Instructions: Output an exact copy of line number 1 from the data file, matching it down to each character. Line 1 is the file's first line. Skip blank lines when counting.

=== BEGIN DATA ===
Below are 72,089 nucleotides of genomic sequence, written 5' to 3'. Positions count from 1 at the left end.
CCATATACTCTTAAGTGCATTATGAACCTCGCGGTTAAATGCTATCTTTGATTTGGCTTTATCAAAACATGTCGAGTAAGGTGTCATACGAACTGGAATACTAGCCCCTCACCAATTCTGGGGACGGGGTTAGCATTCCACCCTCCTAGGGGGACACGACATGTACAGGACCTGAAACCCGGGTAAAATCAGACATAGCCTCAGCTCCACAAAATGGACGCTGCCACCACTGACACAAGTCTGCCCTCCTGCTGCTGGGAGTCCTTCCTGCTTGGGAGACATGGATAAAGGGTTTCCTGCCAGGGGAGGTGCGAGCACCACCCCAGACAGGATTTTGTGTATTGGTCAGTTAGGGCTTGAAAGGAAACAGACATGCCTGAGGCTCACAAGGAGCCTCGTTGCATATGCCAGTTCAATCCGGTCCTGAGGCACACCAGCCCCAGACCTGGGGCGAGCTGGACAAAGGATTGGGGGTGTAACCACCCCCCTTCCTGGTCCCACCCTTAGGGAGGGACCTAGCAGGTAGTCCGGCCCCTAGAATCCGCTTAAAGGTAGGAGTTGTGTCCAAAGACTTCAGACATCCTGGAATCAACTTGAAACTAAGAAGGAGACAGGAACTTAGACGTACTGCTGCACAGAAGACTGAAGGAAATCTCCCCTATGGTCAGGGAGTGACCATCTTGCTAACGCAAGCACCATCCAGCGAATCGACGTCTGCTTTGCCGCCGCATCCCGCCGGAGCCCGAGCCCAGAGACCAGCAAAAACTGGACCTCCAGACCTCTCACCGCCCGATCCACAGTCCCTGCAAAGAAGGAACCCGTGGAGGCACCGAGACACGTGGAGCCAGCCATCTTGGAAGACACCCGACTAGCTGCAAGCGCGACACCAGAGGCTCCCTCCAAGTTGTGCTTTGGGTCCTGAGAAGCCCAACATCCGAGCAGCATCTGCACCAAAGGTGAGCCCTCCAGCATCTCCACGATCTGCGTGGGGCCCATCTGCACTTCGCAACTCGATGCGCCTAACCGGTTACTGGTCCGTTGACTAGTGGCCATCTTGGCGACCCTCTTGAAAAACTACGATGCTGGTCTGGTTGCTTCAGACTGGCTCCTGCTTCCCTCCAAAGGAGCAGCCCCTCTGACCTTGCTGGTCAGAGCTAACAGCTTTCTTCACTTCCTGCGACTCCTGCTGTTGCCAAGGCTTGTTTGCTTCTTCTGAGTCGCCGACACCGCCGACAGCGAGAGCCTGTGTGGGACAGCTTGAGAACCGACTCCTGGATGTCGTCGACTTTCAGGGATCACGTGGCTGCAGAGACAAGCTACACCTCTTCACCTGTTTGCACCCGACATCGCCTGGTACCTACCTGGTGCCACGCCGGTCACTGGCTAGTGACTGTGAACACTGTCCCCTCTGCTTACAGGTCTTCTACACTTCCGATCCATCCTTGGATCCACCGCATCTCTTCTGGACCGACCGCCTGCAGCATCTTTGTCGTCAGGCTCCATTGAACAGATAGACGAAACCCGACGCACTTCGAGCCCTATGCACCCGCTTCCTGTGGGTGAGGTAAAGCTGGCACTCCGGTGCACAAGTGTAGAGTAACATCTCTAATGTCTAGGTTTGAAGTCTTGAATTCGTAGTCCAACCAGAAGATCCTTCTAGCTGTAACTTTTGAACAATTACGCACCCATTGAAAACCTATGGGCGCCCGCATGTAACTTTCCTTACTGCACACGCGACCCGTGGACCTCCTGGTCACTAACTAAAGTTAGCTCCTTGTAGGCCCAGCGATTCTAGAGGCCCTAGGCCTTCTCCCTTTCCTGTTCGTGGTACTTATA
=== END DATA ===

Below are 72,089 nucleotides of genomic sequence, written 5' to 3'. Positions count from 1 at the left end.